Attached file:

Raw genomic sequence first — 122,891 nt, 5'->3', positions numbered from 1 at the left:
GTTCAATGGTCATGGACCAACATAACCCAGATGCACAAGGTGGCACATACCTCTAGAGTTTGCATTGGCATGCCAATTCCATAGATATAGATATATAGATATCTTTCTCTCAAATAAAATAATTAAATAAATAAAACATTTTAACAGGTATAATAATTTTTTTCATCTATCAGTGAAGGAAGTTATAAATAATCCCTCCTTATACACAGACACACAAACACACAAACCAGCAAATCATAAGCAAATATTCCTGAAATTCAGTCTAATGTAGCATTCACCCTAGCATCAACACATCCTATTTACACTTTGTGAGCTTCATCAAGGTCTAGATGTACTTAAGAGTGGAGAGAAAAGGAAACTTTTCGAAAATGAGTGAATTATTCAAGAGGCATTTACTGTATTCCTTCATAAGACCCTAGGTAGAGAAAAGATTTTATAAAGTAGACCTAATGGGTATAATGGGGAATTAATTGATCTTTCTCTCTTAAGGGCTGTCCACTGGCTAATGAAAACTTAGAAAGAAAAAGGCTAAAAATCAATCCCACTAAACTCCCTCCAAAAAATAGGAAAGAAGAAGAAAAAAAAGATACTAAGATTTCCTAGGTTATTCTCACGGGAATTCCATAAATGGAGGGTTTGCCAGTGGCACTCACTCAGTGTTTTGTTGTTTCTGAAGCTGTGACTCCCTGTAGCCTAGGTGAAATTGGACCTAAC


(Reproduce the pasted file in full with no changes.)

Raw genomic sequence first — 122,891 nt, 5'->3', positions numbered from 1 at the left:
GTTCAATGGTCATGGACCAACATAACCCAGATGCACAAGGTGGCACATACCTCTAGAGTTTGCATTGGCATGCCAATTCCATAGATATAGATATATAGATATCTTTCTCTCAAATAAAATAATTAAATAAATAAAACATTTTAACAGGTATAATAATTTTTTTCATCTATCAGTGAAGGAAGTTATAAATAATCCCTCCTTATACACAGACACACAAACACACAAACCAGCAAATCATAAGCAAATATTCCTGAAATTCAGTCTAATGTAGCATTCACCCTAGCATCAACACATCCTATTTACACTTTGTGAGCTTCATCAAGGTCTAGATGTACTTAAGAGTGGAGAGAAAAGGAAACTTTTCGAAAATGAGTGAATTATTCAAGAGGCATTTACTGTATTCCTTCATAAGACCCTAGGTAGAGAAAAGATTTTATAAAGTAGACCTAATGGGTATAATGGGGAATTAATTGATCTTTCTCTCTTAAGGGCTGTCCACTGGCTAATGAAAACTTAGAAAGAAAAAGGCTAAAAATCAATCCCACTAAACTCCCTCCAAAAAATAGGAAAGAAGAAGAAAAAAAAGATACTAAGATTTCCTAGGTTATTCTCACGGGAATTCCATAAATGGAGGGTTTGCCAGTGGCACTCACTCAGTGTTTTGTTGTTTCTGAAGCTGTGACTCCCTGTAGCCTAGGTGAAATTGGACCTAAC